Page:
Peonies are a sentimental garden favorite whose luscious — almost lascivious — flowers never fail to conjure up memories of other Springs, other gardens. What I love about peonies is also what I hate about them: these beauties can’t seem to hold their blowzy heads up, even in the best of weather.
Though many gardeners seem unaware of them, there are other kinds of peonies which don’t have this problem. I’m not talking about tree peonies which literally grow into a woody, small tree with dinner-plate size flowers. I mean the progeny of wild peonies from Japan, Turkey, Mongolia, the Himalayas and other romantic locations. Sometimes they’re also referred to as species, mountain or woodland peonies.
Paeonia obvata willmottiae, of Chinese origin, has cerise pink flowers that glow against its crisp green foliage.
Whatever you call them, these peonies are members of a complex family and I find it’s easy to get confused, if not entirely lost, when trying to figure out their parentage and origins. Suffice it to say that most of these are very early blooming, herbaceous peonies that die back each year just like the more well-known border peonies (Paeonia lactiflora). But many of these peonies can take a bit of shade, like that at the edge of a woodland.
Most are single flowered with petals that are silky with a faint crinkled edge reminiscent of the deckle on handmade paper. They range in color from white through mauve to pink and intense reds.
This woodland peony, Paeonia obvata var. alba, emerges with bronze foliage.
I’m currently growing five varieties: Paeonia anomala, P. japonica, P. obvata var. alba, P. obvata willmottiae, and P. vetchii. The obvatas and japonica (planted in 2006) all flowered for the first time in the spring of 2008; all on May 7th. The anomala and vetchii plants are still too young to flower; they need at least another year to mature.
Paeonia obvata var. alba
I’m still very much in the process of learning about these plants. For example, one article that I read noted that Paeonia obvata var. alba is often confused with P. japonica which has similar flowers but blooms later. I definitely agree that the flowers are similar but both my japonica and obvata bloomed at the same time this year and last. In fact, they opened at practically the same instant.
Paeonia japonica in bud.
The flowers of both are ethereally beautiful but the leaves of Paeonia obvata var. alba are extraordinary. They emerge the most amazing soft copper color and stay that way until just after the plant blooms. Now they are slowly turning to green which is the color the leaves of all my other peonies have been from the first.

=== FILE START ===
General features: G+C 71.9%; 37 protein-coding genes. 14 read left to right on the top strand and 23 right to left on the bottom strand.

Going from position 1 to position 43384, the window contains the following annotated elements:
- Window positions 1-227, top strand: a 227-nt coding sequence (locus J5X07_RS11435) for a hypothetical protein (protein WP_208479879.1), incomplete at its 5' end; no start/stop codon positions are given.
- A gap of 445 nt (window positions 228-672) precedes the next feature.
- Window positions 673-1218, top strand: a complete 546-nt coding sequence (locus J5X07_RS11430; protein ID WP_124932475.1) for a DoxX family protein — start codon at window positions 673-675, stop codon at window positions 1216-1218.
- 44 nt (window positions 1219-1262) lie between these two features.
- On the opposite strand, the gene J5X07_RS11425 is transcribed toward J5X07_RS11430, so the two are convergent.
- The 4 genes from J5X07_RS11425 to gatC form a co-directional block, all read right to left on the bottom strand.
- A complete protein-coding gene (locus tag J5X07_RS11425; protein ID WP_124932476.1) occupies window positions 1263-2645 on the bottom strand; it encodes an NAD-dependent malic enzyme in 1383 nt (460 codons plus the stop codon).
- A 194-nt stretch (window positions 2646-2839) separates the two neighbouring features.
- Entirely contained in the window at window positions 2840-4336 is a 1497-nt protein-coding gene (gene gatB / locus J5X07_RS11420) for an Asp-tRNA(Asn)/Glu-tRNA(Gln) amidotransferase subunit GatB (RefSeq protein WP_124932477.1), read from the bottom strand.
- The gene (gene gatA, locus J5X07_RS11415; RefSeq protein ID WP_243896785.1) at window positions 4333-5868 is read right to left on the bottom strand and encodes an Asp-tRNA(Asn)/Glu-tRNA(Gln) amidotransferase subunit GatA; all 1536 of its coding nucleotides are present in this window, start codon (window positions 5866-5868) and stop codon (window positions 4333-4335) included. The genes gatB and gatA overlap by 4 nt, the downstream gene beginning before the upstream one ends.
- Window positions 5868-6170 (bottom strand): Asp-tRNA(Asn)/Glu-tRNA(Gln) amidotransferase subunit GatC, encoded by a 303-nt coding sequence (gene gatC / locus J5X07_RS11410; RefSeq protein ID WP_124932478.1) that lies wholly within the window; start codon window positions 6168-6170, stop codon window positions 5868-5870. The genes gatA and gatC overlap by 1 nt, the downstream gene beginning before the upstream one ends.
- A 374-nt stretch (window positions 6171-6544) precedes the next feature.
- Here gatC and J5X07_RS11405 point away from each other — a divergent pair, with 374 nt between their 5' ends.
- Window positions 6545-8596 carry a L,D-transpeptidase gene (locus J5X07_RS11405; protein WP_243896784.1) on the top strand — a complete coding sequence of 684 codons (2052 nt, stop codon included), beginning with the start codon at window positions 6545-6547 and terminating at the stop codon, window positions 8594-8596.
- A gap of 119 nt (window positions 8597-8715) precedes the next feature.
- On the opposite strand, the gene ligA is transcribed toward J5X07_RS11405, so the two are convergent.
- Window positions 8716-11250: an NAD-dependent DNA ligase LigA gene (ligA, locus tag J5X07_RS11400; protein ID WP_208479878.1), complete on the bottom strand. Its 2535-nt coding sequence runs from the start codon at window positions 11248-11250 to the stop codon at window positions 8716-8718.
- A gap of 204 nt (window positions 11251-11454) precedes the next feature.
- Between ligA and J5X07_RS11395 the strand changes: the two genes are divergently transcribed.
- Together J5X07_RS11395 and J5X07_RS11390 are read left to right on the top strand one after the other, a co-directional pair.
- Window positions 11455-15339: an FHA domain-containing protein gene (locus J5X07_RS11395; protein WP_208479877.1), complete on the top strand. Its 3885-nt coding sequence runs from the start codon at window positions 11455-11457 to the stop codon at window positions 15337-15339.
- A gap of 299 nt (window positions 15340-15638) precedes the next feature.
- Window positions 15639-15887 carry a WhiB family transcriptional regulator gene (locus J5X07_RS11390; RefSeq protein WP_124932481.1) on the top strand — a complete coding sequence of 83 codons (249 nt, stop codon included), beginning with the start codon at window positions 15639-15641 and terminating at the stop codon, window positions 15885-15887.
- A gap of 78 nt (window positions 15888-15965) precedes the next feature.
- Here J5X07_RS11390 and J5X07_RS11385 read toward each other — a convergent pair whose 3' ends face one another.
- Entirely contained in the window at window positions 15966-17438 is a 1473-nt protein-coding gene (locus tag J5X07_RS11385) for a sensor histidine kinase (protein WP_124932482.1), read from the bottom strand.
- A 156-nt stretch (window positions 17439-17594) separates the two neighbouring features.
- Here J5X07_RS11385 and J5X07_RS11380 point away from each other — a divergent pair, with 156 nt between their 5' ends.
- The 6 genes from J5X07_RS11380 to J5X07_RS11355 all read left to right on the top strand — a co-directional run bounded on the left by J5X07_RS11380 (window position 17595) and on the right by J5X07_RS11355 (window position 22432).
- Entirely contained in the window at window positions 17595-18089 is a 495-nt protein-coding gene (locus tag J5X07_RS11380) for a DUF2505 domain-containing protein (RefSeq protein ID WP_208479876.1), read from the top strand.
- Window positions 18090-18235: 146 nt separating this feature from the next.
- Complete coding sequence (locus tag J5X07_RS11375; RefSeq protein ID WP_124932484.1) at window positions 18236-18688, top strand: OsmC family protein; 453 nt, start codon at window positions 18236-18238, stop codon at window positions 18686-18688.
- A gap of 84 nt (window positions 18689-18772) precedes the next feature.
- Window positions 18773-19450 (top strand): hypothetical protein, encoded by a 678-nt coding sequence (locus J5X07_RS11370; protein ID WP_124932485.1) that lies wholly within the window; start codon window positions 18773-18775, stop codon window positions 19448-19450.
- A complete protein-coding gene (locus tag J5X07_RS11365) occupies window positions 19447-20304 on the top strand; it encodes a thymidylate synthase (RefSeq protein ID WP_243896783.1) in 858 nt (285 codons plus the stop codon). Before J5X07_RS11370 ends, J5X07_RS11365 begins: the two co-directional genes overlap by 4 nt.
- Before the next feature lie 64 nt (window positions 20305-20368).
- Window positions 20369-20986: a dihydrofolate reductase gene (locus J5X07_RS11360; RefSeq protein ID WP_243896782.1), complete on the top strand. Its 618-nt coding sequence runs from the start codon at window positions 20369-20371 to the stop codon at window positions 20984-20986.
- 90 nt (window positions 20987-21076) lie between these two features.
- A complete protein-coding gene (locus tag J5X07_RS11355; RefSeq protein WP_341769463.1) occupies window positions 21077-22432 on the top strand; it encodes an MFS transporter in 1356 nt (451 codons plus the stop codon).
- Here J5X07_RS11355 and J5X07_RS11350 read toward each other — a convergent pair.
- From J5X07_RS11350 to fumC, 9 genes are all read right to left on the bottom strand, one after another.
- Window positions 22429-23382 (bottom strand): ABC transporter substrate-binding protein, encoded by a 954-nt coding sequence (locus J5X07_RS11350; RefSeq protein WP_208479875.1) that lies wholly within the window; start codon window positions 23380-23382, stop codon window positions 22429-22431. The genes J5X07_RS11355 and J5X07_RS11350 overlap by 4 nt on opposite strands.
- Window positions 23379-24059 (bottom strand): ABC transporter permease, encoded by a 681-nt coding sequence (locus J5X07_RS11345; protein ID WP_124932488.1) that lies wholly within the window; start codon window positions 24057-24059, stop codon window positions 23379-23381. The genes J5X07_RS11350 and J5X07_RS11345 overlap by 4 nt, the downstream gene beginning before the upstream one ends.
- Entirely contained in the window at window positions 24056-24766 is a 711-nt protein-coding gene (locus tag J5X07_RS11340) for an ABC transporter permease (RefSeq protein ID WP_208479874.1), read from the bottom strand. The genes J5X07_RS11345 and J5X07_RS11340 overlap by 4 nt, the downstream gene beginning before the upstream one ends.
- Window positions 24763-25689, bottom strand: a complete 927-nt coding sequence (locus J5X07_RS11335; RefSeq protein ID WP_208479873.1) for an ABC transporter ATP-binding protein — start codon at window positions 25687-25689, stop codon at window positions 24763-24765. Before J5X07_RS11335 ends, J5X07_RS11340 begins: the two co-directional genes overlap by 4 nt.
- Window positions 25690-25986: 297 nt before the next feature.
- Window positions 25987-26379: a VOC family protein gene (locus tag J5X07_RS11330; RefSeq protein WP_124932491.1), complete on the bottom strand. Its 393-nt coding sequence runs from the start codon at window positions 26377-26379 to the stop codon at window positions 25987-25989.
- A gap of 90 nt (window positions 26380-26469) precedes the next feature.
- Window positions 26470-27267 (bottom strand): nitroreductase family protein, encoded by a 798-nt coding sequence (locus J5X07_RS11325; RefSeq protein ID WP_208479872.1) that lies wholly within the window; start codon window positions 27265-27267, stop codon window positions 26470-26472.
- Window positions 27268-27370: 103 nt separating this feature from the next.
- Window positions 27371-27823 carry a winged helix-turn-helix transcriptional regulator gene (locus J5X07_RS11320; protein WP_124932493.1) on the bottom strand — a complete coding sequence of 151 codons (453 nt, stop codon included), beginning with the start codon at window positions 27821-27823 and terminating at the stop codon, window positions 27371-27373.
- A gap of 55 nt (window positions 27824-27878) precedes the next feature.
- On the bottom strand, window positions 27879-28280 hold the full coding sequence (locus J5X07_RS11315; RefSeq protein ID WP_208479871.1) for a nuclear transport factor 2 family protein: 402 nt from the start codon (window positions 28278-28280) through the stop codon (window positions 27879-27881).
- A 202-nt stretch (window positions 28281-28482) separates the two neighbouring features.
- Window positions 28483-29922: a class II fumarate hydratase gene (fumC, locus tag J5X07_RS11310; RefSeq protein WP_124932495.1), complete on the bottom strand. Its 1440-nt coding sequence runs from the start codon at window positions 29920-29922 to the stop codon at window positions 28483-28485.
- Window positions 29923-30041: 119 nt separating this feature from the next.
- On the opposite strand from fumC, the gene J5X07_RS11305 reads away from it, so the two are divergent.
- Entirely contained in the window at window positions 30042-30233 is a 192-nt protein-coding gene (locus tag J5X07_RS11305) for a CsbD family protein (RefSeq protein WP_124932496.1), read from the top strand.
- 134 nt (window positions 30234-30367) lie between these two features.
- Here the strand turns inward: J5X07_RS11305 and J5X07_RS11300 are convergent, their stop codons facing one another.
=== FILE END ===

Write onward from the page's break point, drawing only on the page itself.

But as beautiful as the leaves and flowers are, the obvata seed pods are a brilliant blue-black and as Klehm's Song Sparrow catalog notes they “glisten against a red backdrop.” Quite a spectacle, I can assure you!
The petals of Paeonia japonica flowers are silky white with a faint crinkled edge.
Alas, you will have to do a little searching to find these peonies. Even the Klehm family, who have been breeding peonies for generations, only offer a couple of varieties of such peonies — and then not every year. In 2007 they had P. japonica and P. obvata in their Song Sparrow catalog and on their Web site, but I could not find either of them listed this year.
Plant Delights Nursery, another of my favorite sources for interesting and unusual plants via the mail, has P. japonica and two varieties of P. obvata in their 2009 offerings.
I’ve discovered most of these less common peonies at Seneca Hill Perennials, a nursery in Oswego, N.Y. with a terrific assortment of plants. For example, the 2009 catalog (available on-line only) lists 6 Hepaticas, 17 Cyclamen (a particular specialty), and about two dozen species peonies. For many of its listings, Seneca Hill offers younger and smaller plants that make for an economical purchase. Your credit card takes less of a hit but the catch is that you may have to wait a couple of years for these plants to attain flowering size.
Paeonia obvata var. alba (both photos directly above)
Prices, being tied to size and age of plants, also vary widely. My 2005 Seneca Hill P. vetchii cost $8 and the anomalas were $12 each. The 2006 P. obvata var. alba was $10 from Seneca Hill while Klehm’s P. obvata cost $29.95. It is worth noting that both plants are of a similar size now and both bloomed for the first time the same year.
Paeonia obvata var. alba (above) and Paeonia japonica (below) going to seed.
My advice is to simply go looking to see what you can find and then buy what you like. I’m completely smitten with these beauties whose delicate looks belie their hardiness. I can’t do better than turn to Reginald Farrer who captured these unsung plants so perfectly, “Let all those peonies that are too wild and small to cope with the bloated beauties of the border, have their acknowledged place in the garden, in some fitting corner of deep hollow or high cool ledge.”
Don’t despair if you have neither hollows nor ledges. My peonies are doing just fine at the edge of a clump of old Austrian pine trees and a young Washington Hawthorn.
Parts of this column about species peonies previously appeared under my byline in The Capital Times.